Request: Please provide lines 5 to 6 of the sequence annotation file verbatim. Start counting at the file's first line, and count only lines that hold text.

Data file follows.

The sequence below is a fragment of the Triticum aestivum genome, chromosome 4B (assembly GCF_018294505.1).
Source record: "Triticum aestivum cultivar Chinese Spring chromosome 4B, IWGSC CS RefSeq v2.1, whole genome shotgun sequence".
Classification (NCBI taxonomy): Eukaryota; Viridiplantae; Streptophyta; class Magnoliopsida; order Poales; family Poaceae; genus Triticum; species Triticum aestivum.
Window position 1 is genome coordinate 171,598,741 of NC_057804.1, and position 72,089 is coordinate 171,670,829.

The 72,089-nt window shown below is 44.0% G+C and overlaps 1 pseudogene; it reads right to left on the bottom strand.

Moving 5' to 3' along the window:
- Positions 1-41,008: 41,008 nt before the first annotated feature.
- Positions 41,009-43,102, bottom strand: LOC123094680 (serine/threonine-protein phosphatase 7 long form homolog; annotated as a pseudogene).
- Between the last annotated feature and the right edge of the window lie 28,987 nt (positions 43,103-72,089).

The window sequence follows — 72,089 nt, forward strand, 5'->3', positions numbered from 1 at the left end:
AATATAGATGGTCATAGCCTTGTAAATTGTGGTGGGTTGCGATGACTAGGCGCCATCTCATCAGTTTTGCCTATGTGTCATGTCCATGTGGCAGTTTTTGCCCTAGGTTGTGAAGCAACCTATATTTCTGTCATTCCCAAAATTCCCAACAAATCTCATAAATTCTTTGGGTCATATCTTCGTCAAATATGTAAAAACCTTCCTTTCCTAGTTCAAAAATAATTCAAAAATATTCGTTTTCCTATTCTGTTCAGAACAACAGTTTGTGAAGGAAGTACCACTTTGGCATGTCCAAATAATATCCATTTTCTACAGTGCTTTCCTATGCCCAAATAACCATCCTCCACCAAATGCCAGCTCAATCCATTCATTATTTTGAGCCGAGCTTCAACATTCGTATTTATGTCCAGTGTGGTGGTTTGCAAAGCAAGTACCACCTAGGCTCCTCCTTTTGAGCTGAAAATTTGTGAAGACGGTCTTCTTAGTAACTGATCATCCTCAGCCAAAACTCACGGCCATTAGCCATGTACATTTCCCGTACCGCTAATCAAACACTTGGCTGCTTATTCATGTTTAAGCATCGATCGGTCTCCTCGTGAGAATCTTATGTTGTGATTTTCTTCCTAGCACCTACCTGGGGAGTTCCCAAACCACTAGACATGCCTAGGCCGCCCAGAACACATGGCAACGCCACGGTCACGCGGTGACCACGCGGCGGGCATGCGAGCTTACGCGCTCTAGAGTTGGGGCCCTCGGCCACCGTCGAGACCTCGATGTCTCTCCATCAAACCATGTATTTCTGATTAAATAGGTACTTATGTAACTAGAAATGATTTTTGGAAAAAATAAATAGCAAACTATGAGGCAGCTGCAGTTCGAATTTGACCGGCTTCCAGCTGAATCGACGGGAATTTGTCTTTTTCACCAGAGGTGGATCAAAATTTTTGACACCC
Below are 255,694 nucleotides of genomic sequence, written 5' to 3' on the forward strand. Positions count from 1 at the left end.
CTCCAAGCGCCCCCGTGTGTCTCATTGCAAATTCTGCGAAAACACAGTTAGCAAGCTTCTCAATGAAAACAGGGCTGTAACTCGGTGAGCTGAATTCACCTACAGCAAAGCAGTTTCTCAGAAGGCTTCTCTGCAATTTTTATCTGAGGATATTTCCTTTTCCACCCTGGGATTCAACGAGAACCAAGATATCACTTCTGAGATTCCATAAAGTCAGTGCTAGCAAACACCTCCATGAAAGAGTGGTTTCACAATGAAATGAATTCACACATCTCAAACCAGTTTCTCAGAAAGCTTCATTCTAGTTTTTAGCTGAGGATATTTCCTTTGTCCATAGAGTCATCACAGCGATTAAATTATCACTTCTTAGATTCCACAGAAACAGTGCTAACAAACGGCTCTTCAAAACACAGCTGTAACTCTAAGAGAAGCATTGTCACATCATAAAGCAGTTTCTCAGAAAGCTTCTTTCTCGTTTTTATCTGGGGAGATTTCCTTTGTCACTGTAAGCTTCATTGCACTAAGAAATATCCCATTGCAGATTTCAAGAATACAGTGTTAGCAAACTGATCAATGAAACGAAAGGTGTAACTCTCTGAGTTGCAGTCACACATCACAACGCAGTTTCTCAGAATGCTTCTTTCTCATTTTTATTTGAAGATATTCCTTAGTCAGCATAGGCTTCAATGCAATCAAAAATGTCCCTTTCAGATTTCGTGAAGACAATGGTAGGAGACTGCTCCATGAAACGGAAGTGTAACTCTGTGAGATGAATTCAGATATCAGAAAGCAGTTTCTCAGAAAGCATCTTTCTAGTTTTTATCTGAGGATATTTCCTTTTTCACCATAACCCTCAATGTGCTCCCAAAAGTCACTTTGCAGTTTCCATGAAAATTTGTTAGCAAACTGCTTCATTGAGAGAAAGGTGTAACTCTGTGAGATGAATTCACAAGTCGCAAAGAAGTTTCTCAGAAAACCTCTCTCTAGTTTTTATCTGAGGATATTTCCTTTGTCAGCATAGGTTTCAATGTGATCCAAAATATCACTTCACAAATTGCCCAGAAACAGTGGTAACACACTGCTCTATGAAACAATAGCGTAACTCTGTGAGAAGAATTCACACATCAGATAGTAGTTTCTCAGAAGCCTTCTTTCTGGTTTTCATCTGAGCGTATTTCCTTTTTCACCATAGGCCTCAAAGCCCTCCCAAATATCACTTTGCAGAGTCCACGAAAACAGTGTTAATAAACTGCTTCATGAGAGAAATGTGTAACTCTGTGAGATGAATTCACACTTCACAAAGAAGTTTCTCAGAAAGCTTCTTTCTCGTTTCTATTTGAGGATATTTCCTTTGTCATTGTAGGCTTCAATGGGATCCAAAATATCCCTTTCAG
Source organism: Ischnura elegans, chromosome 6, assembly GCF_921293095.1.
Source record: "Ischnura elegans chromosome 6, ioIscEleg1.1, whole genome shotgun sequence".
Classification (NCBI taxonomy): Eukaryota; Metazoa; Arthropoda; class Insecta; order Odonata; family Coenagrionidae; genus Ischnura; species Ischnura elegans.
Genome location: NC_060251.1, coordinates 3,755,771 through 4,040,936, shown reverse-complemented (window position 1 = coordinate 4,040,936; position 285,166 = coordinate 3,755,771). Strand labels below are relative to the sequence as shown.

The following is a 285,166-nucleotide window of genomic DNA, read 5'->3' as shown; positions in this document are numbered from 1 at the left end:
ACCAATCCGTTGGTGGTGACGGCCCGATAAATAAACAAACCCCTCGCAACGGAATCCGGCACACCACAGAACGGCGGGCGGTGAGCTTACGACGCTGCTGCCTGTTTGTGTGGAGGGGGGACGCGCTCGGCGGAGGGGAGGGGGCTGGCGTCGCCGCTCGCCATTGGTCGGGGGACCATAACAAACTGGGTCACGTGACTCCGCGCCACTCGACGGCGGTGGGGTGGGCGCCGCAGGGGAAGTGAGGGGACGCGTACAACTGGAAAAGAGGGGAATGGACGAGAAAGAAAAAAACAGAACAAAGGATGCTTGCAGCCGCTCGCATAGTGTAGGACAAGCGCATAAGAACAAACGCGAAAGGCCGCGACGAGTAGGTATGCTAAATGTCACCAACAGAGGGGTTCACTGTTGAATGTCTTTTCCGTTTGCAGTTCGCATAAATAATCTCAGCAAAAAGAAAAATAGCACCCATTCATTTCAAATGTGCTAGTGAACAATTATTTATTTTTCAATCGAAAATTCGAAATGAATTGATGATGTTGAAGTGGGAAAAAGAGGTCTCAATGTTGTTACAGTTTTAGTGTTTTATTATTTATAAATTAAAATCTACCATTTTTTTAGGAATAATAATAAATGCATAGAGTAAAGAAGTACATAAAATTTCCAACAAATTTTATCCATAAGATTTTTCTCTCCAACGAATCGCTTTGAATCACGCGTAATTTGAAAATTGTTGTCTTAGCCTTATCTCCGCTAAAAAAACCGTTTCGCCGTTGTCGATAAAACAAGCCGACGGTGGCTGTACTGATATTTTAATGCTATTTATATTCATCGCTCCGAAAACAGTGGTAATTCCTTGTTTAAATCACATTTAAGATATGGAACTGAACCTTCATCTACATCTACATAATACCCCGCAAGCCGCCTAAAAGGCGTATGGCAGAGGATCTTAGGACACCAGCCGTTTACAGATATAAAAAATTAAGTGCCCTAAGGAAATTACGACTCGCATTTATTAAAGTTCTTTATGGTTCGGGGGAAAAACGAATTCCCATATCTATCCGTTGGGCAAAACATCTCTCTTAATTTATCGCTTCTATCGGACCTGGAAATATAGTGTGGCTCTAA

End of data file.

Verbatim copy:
The 72,089-nt window shown below is 44.0% G+C and overlaps 1 pseudogene; it reads right to left on the bottom strand.

Moving 5' to 3' along the window: